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Prof.

Rushen Chahal

MANAGING DEMAND AND CAPACITY

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Objectives for Chapter 14: Managing Demand and Capacity


Explain: the underlying issue for capacity-constrained services the implications of capacity constraints the implications of different types of demand patterns on matching supply and demand Lay out strategies for matching supply and demand through: shifting demand to match capacity or flexing capacity to meet demand Demonstrate the benefits and risks of yield management strategies Provide strategies for managing waiting lines

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Understanding Capacity Constraints and Demand Patterns


Capacity Constraints Demand Patterns

Time, labor, equipment and facilities Optimal versus maximal use of capacity

Charting demand patterns Predictable cycles Random demand fluctuations Demand patterns by market segment
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Figure 14-3

Strategies for Shifting Demand to Match Capacity


Demand Too High
Shift Demand

Demand Too Low

Use signage to communicate busy days and times Offer incentives to customers for usage during non-peak times Take care of loyal or regular customers first Advertise peak usage times and benefits of non-peak use Charge full price for the service--no discounts

Use sales and advertising to increase business from current market segments Modify the service offering to appeal to new market segments Offer discounts or price reductions Modify hours of operation Bring the service to the customer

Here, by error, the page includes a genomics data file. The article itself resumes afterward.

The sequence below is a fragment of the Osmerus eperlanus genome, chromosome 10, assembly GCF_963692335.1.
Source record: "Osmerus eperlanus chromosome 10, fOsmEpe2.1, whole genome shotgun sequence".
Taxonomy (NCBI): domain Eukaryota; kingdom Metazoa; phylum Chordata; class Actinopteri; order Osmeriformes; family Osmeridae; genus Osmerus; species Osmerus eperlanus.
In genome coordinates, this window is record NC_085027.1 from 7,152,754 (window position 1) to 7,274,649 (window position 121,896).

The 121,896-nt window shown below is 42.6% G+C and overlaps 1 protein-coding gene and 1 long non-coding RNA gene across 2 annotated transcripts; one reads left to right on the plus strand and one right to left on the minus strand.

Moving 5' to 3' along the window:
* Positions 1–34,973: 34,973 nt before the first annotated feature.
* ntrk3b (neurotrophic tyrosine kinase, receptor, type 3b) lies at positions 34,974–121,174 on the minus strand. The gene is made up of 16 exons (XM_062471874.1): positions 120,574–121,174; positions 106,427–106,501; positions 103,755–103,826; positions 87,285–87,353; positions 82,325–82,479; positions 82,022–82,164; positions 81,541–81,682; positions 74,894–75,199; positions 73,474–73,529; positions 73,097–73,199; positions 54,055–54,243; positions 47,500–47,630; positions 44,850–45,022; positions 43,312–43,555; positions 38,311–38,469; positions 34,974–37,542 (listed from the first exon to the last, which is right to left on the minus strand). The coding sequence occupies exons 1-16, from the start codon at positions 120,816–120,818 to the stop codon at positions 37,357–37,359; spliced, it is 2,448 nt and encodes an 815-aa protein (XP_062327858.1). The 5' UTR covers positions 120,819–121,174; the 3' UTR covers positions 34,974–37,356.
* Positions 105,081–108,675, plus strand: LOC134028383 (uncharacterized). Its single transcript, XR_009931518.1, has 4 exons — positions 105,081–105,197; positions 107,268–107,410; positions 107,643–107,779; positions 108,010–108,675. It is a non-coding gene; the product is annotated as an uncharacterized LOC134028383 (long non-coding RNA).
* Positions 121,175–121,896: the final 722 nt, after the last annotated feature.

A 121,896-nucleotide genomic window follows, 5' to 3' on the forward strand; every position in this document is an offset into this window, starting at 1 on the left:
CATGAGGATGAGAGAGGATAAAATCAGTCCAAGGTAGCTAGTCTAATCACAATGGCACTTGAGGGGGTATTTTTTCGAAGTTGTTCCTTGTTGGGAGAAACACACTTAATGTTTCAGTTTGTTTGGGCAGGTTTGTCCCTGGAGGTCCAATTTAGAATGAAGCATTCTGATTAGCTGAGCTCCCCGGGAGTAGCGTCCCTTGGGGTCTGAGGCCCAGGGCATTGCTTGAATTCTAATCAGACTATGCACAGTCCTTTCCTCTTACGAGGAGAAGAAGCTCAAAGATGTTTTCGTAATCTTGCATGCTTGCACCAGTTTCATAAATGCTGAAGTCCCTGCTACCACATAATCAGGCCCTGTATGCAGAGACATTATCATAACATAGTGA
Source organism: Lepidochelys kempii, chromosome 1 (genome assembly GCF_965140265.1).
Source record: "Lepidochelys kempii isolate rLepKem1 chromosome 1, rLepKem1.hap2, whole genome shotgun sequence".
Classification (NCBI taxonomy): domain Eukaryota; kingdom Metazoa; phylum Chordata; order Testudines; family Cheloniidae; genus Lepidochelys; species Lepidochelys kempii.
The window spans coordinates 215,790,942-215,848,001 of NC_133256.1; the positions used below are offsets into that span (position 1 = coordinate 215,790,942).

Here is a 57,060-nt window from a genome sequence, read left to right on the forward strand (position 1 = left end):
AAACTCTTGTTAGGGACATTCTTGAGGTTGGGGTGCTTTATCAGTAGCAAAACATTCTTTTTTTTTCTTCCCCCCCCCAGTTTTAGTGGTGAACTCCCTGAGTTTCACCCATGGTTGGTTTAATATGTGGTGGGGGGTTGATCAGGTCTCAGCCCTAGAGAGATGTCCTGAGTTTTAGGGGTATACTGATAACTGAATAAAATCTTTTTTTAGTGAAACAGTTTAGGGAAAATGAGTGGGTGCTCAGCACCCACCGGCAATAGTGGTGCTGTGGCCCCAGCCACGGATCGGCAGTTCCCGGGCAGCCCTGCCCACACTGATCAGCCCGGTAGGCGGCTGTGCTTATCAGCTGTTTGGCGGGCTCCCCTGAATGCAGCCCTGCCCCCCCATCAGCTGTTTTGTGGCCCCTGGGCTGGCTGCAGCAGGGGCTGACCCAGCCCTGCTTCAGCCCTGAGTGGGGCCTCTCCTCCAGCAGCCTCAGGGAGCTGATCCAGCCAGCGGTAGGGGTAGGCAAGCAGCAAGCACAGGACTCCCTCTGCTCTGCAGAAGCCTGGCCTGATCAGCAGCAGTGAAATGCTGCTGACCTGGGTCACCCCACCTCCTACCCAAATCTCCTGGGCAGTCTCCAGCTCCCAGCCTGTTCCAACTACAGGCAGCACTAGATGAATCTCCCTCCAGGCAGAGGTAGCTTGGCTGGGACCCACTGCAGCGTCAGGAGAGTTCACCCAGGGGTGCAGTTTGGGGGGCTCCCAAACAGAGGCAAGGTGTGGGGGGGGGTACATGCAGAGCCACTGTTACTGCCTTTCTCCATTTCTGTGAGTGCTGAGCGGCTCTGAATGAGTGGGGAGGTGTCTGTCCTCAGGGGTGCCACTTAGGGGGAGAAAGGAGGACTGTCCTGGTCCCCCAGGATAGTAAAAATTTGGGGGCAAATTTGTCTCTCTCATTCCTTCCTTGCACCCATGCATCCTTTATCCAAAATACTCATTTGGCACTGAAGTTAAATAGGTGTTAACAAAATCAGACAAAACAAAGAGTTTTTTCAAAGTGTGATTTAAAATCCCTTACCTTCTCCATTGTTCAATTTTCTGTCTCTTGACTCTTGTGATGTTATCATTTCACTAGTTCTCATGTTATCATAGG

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Figure 14-4

Strategies for Flexing Capacity to Match Demand


Demand Too High
Flex Capacity

Demand Too Low

Stretch time, labor, facilities and equipment Cross-train employees Hire part-time employees Request overtime work from employees Rent or share facilities Rent or share equipment Subcontract or outsource activities

Perform maintenance renovations Schedule vacations Schedule employee training Lay off employees

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Table 14-1

What is the Nature of Demand Relative to Supply? Extent of demand fluctuations over time
Extent to which supply is constrained Wide Narrow
2 Insurance Legal services Banking Laundry and dry cleaning Peak demand can 1 usually be met Electricity without a major Natural gas delay Telephone Hospital maternity unit Police and fire emergencies Peak demand regularly exceeds capacity 4 Accounting and tax preparation Passenger transportation Hotels and motels Restaurants Theaters

3 Services similar to those in 2 but which have insufficient capacity for their base level of business

Source: Christopher H. Lovelock, Classifying Services to Gain Strategic Marketing Insights, Journal of Marketing, 47, 3 (Summer 1983): 17.

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Table 14-2

What is the Constraint on Capacity?


Nature of the constraint
Time

Type of service
Legal Consulting Accounting Medical Law firm Accounting firm Consulting firm Health clinic Delivery services Telecommunication Utilities Health club Hotels Restaurants Hospitals Airlines Schools Theaters Churches

Labor

Equipment

Facilities

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Waiting Line Issues and Strategies


unoccupied time feels longer preprocess waits feel longer anxiety makes waits seem longer uncertain waits seem longer than finite waits unexplained waits seem longer unfair waits feel longer longer waits are more acceptable for valuable services solo waits feel longer

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